Of course, while HDR content is becoming more widespread, both in terms of games and video, it’s far from ubiquitous. For SDR content, the Nitro XV3 offers essentially the same excellent image quality from its colour-accurate IPS panel.
For starters, that means a very tight pixel pitch by desktop monitor standards thanks to squeezing the 4K native resolution into a relatively compact 27-inch panel. The upshot is razor-sharp image quality and oodles of detail. The downside is that at 27 inches, this is far from the largest and most cinematic display you can buy for similar money.
The XV3’s viewing angles are likewise beyond reasonable reproach and the color balance pulls off the neat trick of being both vibrant and natural. That said, the XV3’s default calibration could be a little better, with noticeable compression in both black and white scales.
It’s not something you’ll notice in normal use and anyone who wanted to ensure color accuracy could dial it out with calibration. But it’s perhaps indicative of the XV3’s lower cost some attention to detail here has gone walkies.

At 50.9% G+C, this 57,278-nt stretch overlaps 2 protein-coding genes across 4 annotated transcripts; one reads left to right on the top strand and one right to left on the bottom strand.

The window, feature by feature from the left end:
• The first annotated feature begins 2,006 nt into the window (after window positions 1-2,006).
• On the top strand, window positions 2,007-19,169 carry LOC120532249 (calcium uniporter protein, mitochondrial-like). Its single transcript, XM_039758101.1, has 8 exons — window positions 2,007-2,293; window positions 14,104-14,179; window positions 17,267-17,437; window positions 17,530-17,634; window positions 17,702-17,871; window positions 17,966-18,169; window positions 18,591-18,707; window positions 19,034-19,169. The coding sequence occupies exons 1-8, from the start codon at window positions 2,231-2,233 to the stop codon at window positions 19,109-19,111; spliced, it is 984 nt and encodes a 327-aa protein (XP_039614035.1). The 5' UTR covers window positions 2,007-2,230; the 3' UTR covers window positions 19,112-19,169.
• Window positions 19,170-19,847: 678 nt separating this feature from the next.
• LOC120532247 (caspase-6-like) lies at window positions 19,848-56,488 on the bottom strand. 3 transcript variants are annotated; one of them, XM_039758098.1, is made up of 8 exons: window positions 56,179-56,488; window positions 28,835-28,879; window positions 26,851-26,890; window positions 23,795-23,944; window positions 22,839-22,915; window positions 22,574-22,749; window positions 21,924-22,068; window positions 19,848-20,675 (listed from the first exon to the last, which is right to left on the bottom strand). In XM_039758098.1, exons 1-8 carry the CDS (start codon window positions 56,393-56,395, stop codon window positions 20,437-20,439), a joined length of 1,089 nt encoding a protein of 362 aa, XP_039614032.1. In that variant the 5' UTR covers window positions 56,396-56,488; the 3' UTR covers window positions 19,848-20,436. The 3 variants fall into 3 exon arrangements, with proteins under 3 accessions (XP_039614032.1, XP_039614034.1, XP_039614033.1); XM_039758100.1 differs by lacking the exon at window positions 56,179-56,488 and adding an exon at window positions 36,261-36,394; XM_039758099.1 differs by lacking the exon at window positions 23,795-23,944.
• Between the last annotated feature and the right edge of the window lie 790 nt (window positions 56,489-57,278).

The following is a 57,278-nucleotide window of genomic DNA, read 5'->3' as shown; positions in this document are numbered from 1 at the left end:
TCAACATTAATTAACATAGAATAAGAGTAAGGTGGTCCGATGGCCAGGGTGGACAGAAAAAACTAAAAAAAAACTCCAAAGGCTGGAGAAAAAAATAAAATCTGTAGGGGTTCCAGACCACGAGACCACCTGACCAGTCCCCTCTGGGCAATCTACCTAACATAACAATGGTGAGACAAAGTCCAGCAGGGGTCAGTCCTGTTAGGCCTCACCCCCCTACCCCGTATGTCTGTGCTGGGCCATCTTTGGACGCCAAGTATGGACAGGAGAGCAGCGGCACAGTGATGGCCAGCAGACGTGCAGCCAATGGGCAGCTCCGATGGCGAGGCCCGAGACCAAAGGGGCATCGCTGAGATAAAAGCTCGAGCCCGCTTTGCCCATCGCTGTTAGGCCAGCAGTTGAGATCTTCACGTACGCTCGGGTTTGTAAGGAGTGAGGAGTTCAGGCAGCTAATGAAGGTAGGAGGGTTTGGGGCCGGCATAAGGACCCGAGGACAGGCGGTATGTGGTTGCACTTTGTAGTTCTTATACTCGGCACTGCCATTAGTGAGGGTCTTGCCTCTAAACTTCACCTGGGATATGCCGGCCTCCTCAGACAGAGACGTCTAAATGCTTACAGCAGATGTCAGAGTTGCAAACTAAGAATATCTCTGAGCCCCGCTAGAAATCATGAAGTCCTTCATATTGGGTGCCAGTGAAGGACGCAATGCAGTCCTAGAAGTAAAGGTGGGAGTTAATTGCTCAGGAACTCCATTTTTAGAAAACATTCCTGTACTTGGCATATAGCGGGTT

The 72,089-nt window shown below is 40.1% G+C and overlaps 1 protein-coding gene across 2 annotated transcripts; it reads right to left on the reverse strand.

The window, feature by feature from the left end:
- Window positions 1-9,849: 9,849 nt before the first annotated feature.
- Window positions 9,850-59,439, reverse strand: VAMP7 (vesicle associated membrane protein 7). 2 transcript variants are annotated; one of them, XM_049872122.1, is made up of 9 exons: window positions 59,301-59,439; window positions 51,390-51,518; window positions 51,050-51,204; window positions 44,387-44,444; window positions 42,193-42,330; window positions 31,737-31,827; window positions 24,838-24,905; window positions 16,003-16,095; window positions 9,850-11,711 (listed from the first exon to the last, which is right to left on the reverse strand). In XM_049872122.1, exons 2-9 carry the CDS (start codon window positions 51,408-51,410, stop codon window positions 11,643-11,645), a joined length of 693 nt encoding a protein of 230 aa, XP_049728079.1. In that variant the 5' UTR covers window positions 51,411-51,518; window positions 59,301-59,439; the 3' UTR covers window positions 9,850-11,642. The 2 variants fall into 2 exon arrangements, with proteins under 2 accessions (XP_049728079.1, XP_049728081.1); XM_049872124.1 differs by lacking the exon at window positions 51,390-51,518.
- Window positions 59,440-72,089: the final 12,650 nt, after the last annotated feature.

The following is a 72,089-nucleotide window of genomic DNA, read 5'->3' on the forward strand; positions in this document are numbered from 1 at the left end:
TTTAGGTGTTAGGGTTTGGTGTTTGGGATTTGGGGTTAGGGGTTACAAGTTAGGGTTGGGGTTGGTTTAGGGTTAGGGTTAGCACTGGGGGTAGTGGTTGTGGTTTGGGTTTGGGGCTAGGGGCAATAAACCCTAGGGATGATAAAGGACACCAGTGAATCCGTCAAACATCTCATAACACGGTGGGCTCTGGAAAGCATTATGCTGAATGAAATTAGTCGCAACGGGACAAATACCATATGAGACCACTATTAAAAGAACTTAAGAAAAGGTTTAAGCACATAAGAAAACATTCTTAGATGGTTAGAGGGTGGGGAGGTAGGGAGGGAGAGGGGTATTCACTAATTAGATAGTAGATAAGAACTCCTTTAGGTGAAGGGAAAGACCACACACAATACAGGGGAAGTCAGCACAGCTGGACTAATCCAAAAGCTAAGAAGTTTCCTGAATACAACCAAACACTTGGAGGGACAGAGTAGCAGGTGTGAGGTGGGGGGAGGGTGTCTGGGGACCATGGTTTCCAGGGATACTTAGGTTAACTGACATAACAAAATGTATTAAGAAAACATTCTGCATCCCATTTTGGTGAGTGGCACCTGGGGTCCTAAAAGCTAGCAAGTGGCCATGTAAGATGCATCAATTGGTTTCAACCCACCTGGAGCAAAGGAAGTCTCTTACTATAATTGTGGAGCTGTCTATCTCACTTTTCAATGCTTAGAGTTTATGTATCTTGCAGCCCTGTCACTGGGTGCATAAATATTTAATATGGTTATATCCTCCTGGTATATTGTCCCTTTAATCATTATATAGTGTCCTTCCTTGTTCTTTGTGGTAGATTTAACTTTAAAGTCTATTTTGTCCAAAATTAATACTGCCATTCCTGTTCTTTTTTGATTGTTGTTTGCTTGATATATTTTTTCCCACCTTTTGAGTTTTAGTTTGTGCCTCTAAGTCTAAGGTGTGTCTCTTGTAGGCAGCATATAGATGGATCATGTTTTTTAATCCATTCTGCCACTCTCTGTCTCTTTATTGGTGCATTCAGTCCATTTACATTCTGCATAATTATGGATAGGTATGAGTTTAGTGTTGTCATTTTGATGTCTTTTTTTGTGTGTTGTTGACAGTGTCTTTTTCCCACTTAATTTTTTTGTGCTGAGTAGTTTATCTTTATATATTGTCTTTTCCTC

Anyway, the XV3’s core capabilities make for some pretty spectacular results in-game. Fire up something with colorful, vibrant visuals like, say, Witcher 3, and it looks utterly glorious running at 4K and high refresh on an IPS panel.
Speaking of the high refresh, subjectively you’ll struggle to pick 120Hz from 144Hz, so it’s a minor inconvenience to make that step down when enabling adaptive sync on the XV3.
The caveat to that is, of course, the fact that you will need some very serious graphics hardware to drive this monitor at native resolution and high refresh rates. Indeed, even with the very fastest graphics cards, it’s not possible to make the most of the triple-digit refresh rate capability in some games when running at full detail.
Finally and for the record, as with its Predator sibling, the Nitro XV3’s hood is of marginal value. It clips on quickly and easily, but isn’t hugely effective for reducing glare and makes the XV3 look pretty fussy and frumpy.